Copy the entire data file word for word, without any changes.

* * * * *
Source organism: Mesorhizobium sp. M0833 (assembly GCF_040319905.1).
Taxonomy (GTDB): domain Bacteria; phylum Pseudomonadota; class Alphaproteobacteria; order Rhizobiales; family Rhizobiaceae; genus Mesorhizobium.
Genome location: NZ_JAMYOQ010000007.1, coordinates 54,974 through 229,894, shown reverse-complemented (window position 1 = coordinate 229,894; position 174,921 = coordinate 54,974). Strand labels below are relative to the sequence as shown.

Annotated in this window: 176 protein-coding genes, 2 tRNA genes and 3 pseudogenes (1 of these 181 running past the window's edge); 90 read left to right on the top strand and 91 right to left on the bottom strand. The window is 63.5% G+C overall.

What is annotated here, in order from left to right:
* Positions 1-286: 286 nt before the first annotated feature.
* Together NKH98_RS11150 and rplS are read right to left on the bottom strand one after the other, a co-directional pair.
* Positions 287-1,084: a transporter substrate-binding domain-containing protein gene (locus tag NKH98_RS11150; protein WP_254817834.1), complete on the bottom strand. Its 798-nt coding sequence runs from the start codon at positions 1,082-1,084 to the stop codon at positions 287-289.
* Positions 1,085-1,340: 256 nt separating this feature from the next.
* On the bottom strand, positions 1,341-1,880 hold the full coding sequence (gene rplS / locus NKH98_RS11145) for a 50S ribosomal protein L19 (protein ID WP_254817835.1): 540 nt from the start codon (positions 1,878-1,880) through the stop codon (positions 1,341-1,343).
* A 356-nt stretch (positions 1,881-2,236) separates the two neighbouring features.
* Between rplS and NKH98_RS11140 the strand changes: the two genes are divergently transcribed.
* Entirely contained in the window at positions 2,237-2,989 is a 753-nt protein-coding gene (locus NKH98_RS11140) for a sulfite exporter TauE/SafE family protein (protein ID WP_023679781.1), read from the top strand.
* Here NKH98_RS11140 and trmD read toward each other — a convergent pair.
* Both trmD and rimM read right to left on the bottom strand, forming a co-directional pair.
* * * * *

Source organism: Mesorhizobium sp. M0833 (assembly GCF_040319905.1).
Taxonomy (GTDB): domain Bacteria; phylum Pseudomonadota; class Alphaproteobacteria; order Rhizobiales; family Rhizobiaceae; genus Mesorhizobium.
Genome location: NZ_JAMYOQ010000007.1, coordinates 54,974 through 229,894, shown reverse-complemented (window position 1 = coordinate 229,894; position 174,921 = coordinate 54,974). Strand labels below are relative to the sequence as shown.

Annotated in this window: 176 protein-coding genes, 2 tRNA genes and 3 pseudogenes (1 of these 181 running past the window's edge); 90 read left to right on the top strand and 91 right to left on the bottom strand. The window is 63.5% G+C overall.

What is annotated here, in order from left to right:
* Positions 1-286: 286 nt before the first annotated feature.
* Together NKH98_RS11150 and rplS are read right to left on the bottom strand one after the other, a co-directional pair.
* Positions 287-1,084: a transporter substrate-binding domain-containing protein gene (locus tag NKH98_RS11150; protein WP_254817834.1), complete on the bottom strand. Its 798-nt coding sequence runs from the start codon at positions 1,082-1,084 to the stop codon at positions 287-289.
* Positions 1,085-1,340: 256 nt separating this feature from the next.
* On the bottom strand, positions 1,341-1,880 hold the full coding sequence (gene rplS / locus NKH98_RS11145) for a 50S ribosomal protein L19 (protein ID WP_254817835.1): 540 nt from the start codon (positions 1,878-1,880) through the stop codon (positions 1,341-1,343).
* A 356-nt stretch (positions 1,881-2,236) separates the two neighbouring features.
* Between rplS and NKH98_RS11140 the strand changes: the two genes are divergently transcribed.
* Entirely contained in the window at positions 2,237-2,989 is a 753-nt protein-coding gene (locus NKH98_RS11140) for a sulfite exporter TauE/SafE family protein (protein ID WP_023679781.1), read from the top strand.
* Here NKH98_RS11140 and trmD read toward each other — a convergent pair.
* Both trmD and rimM read right to left on the bottom strand, forming a co-directional pair.